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WV Wildlife: Winter Trout Stockings

A WVDNR hatchery worker hoists a net full of trout while stocking Chief Logan State Park Lake. (WCHS/WVAH)

A New Year is always exciting, but especially to those who love to trout fish.

January is when our West Virginia DNR begins to stock lakes and streams all over the state again with these beautiful members of the salmon family.

The season runs through the end of May, and it looks to be a good one thanks to all of the rain we saw in 2018.

"This year, we have lots of fish. The hatcheries--they require a huge amount of water, and it serves a couple purposes. One thing is, especially during warm times of the year--it keeps those fish cool because trout are very temperature sensitive. The other thing is, the flushing of that hatchery also prevents any kind of toxins that are normally excreted by the fish. It keeps those toxin levels down, and that also helps the fish grow", said Jim Hedrick—Hatchery Program Manager with the West Virginia Division of Natural Resources.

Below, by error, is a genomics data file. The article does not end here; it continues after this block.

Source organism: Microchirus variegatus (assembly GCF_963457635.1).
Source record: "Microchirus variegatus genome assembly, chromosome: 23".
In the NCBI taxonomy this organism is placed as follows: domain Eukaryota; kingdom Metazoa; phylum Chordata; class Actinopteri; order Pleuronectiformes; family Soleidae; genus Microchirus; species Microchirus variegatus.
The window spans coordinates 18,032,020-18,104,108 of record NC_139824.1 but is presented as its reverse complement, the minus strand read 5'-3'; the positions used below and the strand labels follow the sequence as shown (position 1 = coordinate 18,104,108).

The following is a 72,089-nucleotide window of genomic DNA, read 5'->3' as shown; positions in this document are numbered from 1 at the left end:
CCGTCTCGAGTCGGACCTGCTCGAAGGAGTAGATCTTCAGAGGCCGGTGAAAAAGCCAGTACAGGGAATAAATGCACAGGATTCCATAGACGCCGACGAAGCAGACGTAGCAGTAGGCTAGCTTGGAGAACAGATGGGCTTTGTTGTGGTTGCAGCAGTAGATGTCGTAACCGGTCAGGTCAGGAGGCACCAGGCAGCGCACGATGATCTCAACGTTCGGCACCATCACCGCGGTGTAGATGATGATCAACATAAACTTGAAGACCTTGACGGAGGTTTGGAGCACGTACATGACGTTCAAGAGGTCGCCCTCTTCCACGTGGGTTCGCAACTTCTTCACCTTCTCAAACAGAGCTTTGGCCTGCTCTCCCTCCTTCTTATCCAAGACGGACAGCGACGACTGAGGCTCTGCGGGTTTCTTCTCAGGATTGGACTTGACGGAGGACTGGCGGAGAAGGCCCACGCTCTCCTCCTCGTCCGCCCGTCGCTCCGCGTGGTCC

And some of those fish have definitely grown--like an eight-pound rainbow that was recently stocked at Chief Logan State Park!

Not to say they'll all be trophy-sized, but finding trout to catch shouldn't be an issue.

"You can expect more fish starting off this year than what we had during most of last year in each stocking. They are about average size right now", said Hedrick.

And those fish, and DNR personnel, are well traveled--considering that all the state’s hatcheries are located in the eastern mountains, where the water stays chilly enough year-round to raise them.

"A lot of times, our hatchery staff have 12 and 13--sometimes 14 hour days in order to get trout to the far side of the state to some of those locations, but to bring those trout and be able to distribute them and give a lot of people local fishing opportunities--it's worth it to do that", said Hedrick.

That’s why the sale of fishing licenses and trout stamps is so important

"We do have to have that revenue to operate the program. It's not really about the money--it's really about encouraging anglers and keeping the heritage going forward with fishing. We raise as many trout as we can--and we stock every one of them for the anglers. So, the one thing you can be sure of with your trout stamp is when you buy it, you're getting all the fish as an angler because we stock them all".

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